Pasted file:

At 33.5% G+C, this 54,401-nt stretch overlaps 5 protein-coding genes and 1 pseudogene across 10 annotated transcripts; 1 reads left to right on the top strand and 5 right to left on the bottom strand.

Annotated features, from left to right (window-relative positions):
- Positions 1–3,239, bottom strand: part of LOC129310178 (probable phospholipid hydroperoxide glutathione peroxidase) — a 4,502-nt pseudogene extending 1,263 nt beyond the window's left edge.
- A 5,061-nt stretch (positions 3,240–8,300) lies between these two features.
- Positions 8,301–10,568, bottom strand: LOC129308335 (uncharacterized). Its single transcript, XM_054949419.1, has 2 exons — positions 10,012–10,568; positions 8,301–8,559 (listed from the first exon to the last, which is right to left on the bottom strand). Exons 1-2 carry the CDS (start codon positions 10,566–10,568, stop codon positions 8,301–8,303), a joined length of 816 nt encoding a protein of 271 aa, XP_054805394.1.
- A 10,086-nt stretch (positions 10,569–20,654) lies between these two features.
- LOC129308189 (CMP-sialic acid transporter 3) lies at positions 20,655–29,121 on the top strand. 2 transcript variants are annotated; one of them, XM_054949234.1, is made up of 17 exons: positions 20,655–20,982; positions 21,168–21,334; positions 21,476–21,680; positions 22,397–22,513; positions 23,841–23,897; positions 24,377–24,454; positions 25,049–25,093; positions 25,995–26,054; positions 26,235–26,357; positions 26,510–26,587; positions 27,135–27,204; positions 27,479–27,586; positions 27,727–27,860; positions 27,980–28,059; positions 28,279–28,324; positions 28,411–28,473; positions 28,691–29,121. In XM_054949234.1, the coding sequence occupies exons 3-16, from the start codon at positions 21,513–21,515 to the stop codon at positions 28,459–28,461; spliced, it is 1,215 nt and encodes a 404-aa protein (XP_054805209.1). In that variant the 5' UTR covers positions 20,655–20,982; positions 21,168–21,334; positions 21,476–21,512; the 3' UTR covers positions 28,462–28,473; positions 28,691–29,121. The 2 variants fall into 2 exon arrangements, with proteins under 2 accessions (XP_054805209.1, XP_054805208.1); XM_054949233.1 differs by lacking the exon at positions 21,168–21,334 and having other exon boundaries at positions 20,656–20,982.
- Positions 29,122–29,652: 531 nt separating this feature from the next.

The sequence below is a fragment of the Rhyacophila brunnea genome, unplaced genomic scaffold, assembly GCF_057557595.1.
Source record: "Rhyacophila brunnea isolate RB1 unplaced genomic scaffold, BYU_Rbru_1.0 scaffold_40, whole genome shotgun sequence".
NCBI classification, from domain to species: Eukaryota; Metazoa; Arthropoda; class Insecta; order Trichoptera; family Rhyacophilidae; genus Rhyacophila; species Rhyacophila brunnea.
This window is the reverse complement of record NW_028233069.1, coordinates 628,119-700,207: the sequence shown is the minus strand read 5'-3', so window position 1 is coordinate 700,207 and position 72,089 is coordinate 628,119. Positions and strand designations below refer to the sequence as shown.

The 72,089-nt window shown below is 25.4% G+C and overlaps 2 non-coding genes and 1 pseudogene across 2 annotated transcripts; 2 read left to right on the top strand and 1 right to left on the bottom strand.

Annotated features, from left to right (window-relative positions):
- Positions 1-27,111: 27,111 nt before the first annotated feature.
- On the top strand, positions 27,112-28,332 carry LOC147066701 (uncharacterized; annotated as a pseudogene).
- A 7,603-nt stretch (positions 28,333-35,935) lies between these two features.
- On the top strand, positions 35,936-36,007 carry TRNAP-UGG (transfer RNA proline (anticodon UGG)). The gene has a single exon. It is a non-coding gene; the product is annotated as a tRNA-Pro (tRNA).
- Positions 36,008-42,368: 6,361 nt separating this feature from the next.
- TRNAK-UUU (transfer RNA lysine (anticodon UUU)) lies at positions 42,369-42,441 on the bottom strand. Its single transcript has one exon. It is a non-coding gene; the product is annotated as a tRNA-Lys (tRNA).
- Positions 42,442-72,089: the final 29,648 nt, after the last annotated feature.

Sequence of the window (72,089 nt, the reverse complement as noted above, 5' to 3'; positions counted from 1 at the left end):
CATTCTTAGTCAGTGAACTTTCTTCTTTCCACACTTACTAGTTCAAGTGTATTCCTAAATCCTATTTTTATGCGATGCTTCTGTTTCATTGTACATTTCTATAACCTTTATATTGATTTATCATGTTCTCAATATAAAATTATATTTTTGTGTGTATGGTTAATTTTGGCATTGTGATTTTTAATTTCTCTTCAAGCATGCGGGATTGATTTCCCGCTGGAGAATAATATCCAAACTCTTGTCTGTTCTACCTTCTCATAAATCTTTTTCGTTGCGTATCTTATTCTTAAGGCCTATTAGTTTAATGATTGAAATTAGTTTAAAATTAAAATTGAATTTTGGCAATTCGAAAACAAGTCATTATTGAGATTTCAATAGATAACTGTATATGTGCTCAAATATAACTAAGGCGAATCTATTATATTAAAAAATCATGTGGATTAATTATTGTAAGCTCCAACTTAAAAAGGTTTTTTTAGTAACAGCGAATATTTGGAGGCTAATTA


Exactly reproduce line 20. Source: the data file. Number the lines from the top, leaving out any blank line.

- TRNAK-UUU (transfer RNA lysine (anticodon UUU)) lies at positions 42,369-42,441 on the bottom strand. Its single transcript has one exon. It is a non-coding gene; the product is annotated as a tRNA-Lys (tRNA).